Get Carter

Visible crew/equipment: When Carter meets with Glenda on the bridge, a tracking shot of Carter trying to get away from the other thugs makes hard shadows of the camera on every pillar it moves by. (01:22:00)

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Visible crew/equipment: In the scene where Carter is cornering Thorpie in the men's cloakroom, watch the tracking shot as he's checking the stalls. The shadow of the camera crew is plainly visible on the wall beside him.

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Visible crew/equipment: Watch out for the camera shadow as Jack Carter runs from his enemies after talking to Margaret on the Iron Bridge.

Visible crew/equipment: Carter pushes Brumby off the high building and he lands on a car below. As the car door is opened to rescue the little girl inside the car camera lights are reflected in the car window.

eric 64

Other mistake: At the end just as Carter is about to be shot, he is facing the sea as he goes to throw his gun away. At this point the gunman fires and hits Carter square in the forehead. The position of the gunman is shown as being behind Carter and to his right (this is seen when the gunman lines up to take aim). Even though Carter leans back as he throws his gun away, he would have been hit somewhere on the right side of his head or temple at best.

More mistakes in Get Carter

Edna: What's that gun doing in your room? Suppose I phone the police, told them there's a bloke in my hotel... who's planning to shoot somebody?
Jack Carter: You wouldn't do that.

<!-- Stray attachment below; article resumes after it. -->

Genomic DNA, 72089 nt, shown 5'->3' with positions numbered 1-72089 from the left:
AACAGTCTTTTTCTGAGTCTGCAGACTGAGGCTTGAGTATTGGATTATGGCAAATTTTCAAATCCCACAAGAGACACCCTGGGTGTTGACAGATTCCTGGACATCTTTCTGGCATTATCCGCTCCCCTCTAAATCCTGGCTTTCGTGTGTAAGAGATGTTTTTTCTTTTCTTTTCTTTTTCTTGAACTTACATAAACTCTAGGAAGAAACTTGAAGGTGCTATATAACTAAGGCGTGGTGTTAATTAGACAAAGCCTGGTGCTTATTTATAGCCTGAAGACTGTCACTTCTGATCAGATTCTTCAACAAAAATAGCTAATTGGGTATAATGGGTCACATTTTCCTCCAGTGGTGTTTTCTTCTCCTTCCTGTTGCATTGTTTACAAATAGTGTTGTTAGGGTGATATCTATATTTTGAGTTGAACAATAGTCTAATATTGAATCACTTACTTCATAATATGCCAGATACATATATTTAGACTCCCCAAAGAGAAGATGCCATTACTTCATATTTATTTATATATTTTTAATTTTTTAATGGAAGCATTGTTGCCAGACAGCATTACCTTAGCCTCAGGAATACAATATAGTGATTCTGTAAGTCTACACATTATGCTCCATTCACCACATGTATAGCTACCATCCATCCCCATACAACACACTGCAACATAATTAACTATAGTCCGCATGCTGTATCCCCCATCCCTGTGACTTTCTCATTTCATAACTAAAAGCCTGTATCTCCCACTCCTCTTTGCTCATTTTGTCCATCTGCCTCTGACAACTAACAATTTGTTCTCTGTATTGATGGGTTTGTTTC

Edna: How do you know I wouldn't?
Jack Carter: 'Cause I know you wear purple underwear.
Edna: What's that supposed to mean?
Jack Carter: Think about it.

More quotes from Get Carter

Trivia: One of the most memorable things about Get Carter is its use of locations in and around Newcastle. (Indeed, director Mike Hodges even rewrote the script at some points to make use of the locations he'd found.) But what is not so widely known is that the book the film is based on - "Jack's Return Home" by Ted Lewis - was not set in Newcastle at all. It was set in Doncaster.

More trivia for Get Carter

Question: Why does Jack insist that his pint of bitter be in a THIN glass? I've tried doing some Google research on the question and haven't come up with a satisfactory answer. One person says it's a Northerners vs Southerners custom, one says it's in case he needs to use the glass as a weapon, another says he's just being a jerk to the barman as he'd already started to pull it, and a fourth says it's just because that's how Carter ordered it in the novel. Nobody seems to know for certain, though. I'm hoping that maybe someone's seen an interview with Michael Caine or Ted Lewis and has the real answer.

Captain Defenestrator Premium member

Chosen answer: Its the northerners V southerners for that time period - northerners drank from jugs (the pint glass with the handle) and southerners drank from tall pint glasses that are more commonly used today. Jack, being from London, wanted it in a tall glass.

Answer: It's a show of sophistication. Working class men in pubs and clubs (north, south, and London) typically drank from beer mugs. By insisting on a thin glass Jack is making a public display, of socially distancing himself from the average beer drinking peers, showing he has refined himself from his working class roots.

More questions & answers from Get Carter

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